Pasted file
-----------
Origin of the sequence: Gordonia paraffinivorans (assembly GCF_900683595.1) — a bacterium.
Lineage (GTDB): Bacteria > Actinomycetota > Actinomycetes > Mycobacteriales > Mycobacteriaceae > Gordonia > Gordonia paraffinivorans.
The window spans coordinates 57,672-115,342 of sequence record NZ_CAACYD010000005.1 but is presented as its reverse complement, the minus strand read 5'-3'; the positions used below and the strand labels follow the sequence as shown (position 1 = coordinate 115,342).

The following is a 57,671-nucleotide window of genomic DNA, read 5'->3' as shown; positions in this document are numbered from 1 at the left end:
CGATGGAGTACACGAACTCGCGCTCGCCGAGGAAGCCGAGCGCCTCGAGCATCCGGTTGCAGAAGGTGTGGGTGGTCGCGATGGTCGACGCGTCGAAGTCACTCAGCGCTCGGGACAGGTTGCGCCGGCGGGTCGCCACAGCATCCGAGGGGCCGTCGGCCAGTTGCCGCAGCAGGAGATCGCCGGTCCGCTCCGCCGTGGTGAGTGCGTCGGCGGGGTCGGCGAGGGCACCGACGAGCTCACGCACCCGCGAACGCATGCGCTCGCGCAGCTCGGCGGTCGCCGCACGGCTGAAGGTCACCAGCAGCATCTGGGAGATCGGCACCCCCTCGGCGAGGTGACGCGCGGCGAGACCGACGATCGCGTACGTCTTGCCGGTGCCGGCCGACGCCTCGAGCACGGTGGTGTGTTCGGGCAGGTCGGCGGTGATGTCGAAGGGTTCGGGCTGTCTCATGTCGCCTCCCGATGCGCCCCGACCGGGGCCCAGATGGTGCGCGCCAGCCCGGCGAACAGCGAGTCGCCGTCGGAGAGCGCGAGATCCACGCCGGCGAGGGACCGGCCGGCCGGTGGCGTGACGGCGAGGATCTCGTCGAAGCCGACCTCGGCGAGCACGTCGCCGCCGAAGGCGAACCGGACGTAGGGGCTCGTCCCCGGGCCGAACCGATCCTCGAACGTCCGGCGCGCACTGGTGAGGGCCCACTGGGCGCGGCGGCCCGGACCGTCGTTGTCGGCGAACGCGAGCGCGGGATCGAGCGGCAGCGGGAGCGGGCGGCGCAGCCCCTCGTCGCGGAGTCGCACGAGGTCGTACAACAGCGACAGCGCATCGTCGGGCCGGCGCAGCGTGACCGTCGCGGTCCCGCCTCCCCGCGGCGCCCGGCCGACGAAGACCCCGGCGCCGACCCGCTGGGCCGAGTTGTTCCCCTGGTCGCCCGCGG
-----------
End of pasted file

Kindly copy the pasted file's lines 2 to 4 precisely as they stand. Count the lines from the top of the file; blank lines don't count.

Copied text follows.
Lineage (GTDB): Bacteria > Actinomycetota > Actinomycetes > Mycobacteriales > Mycobacteriaceae > Gordonia > Gordonia paraffinivorans.
The window spans coordinates 57,672-115,342 of sequence record NZ_CAACYD010000005.1 but is presented as its reverse complement, the minus strand read 5'-3'; the positions used below and the strand labels follow the sequence as shown (position 1 = coordinate 115,342).

The following is a 57,671-nucleotide window of genomic DNA, read 5'->3' as shown; positions in this document are numbered from 1 at the left end: